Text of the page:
Professor Solvig Ekblad, licensed psychologist at Academic Primary Health Care Centre, Head of the Cultural Medicine Unit in the Department of Learning, Informatics, Management and Ethics (LIME) and Professor in Multicultural Healthcare Research at the Karolinska Institute, will address the topic of “Global Mental Health:  To empower local women's health by a tailor-made and evidence-based lifestyle course”.  Professor Ekblad’s present research in the field of global mental health concerns encounters between doctors and refugee patients.  She has conducted research on the impact of primary health clinics facilities and on a lifestyle course for female immigrants. 

Professor Ekblad will refer to why there is increasing interest globally in women's mental health.  Among the reasons researched by Arjadi et al (2015) and Williams et al (2005) is a growing awareness of disability burdens, with a quarter of women experiencing mental health problems during their lifetime.  Links between mental health and economic problems, as well as with human rights issues, are other factors.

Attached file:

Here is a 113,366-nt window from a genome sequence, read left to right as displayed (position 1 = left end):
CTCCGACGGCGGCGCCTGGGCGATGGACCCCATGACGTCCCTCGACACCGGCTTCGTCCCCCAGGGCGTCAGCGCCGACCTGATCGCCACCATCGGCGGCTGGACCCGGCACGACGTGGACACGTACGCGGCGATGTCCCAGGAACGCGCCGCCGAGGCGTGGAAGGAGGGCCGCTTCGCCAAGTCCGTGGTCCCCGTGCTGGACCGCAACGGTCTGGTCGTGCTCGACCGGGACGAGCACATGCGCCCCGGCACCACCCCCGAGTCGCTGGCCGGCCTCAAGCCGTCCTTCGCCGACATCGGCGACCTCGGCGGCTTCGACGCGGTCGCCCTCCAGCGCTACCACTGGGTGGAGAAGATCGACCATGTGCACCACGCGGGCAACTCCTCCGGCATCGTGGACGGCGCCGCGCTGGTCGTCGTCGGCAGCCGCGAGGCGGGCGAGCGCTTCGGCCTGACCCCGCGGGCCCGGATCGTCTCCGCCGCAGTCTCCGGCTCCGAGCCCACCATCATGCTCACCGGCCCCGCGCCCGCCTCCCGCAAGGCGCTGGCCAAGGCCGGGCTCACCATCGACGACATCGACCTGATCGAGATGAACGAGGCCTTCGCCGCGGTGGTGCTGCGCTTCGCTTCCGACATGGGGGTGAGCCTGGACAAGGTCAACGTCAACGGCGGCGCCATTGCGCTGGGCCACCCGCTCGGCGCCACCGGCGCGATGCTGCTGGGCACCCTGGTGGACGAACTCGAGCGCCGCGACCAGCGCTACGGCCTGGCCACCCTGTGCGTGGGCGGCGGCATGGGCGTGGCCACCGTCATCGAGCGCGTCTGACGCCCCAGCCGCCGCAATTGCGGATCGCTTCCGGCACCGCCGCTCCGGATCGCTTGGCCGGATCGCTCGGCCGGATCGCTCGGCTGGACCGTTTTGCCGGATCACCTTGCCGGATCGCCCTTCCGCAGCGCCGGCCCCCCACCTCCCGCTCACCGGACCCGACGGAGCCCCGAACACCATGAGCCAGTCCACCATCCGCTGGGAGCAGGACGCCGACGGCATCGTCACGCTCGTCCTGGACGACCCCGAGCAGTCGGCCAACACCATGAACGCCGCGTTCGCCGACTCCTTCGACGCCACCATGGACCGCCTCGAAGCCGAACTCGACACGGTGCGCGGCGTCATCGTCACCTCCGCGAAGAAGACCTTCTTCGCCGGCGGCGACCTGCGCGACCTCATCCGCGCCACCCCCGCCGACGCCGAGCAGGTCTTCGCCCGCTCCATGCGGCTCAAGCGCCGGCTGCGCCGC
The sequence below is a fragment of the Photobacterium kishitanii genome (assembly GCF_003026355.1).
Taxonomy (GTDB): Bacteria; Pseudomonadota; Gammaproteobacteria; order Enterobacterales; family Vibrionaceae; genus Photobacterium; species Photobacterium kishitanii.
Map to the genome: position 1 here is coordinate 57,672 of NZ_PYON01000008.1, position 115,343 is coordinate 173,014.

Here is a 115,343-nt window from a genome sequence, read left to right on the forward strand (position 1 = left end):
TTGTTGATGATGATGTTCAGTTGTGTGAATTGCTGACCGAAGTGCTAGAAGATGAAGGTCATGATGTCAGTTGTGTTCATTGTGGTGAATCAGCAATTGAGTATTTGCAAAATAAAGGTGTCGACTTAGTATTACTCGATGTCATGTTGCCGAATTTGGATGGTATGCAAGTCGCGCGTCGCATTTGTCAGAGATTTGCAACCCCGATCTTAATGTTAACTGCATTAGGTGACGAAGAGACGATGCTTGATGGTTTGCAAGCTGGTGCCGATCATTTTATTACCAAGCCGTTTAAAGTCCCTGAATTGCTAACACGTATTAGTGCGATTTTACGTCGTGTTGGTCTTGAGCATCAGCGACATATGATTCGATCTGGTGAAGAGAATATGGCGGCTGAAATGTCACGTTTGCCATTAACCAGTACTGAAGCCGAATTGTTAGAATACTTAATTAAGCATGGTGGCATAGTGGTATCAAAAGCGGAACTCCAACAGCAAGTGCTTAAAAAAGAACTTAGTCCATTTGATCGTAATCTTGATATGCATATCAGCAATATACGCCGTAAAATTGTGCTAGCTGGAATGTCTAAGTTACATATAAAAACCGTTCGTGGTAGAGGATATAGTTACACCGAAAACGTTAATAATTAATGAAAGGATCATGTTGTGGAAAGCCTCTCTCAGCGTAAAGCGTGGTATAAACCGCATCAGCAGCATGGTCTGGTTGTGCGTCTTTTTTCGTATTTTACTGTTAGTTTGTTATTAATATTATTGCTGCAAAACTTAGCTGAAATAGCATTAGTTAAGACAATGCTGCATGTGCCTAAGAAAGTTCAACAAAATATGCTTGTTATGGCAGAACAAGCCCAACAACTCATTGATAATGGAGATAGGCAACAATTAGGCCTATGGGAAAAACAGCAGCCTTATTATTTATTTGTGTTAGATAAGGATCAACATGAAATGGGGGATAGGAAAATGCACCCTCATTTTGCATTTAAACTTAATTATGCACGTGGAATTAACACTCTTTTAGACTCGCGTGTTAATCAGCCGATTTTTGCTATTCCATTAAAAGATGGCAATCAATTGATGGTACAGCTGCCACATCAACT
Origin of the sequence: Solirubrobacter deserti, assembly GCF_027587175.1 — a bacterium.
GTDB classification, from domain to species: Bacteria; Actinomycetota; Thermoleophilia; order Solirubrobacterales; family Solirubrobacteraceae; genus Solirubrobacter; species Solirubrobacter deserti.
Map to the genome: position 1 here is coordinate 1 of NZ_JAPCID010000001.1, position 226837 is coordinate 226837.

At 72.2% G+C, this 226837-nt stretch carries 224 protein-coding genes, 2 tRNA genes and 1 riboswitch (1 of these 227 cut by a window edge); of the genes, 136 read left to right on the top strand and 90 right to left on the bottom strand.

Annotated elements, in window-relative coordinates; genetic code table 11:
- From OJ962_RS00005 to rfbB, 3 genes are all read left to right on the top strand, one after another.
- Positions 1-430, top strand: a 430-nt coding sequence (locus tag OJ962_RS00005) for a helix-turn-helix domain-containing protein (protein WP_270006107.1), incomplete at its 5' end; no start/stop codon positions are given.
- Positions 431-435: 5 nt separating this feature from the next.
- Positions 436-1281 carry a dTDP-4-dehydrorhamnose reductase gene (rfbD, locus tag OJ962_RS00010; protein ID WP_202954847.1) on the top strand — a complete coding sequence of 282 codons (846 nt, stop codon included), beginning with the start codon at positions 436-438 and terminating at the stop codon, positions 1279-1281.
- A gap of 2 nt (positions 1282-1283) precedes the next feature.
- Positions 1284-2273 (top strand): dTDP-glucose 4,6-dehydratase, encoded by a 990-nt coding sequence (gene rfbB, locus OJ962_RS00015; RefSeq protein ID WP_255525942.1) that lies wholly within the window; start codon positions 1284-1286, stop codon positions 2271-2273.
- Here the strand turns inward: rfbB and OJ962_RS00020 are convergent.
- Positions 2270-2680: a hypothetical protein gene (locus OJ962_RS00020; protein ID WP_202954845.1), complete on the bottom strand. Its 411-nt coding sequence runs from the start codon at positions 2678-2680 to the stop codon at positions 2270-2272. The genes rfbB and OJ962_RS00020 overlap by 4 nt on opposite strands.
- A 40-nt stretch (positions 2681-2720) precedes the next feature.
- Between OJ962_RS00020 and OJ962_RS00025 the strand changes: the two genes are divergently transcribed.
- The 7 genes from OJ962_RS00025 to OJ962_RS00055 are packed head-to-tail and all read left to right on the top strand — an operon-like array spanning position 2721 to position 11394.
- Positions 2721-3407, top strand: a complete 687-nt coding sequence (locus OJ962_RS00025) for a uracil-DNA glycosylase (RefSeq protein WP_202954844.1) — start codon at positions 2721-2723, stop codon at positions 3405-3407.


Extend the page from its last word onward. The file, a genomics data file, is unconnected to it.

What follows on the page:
She will also raise possibilities for adaptation and collaboration between the 1.6 Million Club South Africa and the 1.6 Million Club Sweden and 2.6 Million Club Sweden, on a health promotion intervention for women in the South African context.  “During our visit, as a first step, we will give knowledge and share experiences of the concept for a health promotion intervention to women in the South African context,” she said.

A panel at the Women’s Health Seminar will discuss the mental health challenges that need to be met to unlock the great potential that South African women hold.  Experts will deliberate the topic from the perspectives of Gender-based Violence (GBV), Substance Abuse, Nutrition/Exercise, HIV/AIDS, Pregnancy and Motherhood (perinatal phase) and Economy/Education. 

Economic empowerment

Mhani Gingi’s focus on health is directly linked to the organisation’s mission to promote entrepreneurial skills to enable people to escape poverty.  It also reflects the organisation’s integrated and holistic approach to solving social problems – and doing something about them.  “Our emphasis on health links to the economic empowerment and freedom of women because if they are not healthy, they cannot work,” said Founding Director of Mhani Gingi Social Entrepreneurial Network, Lillian Masebenza.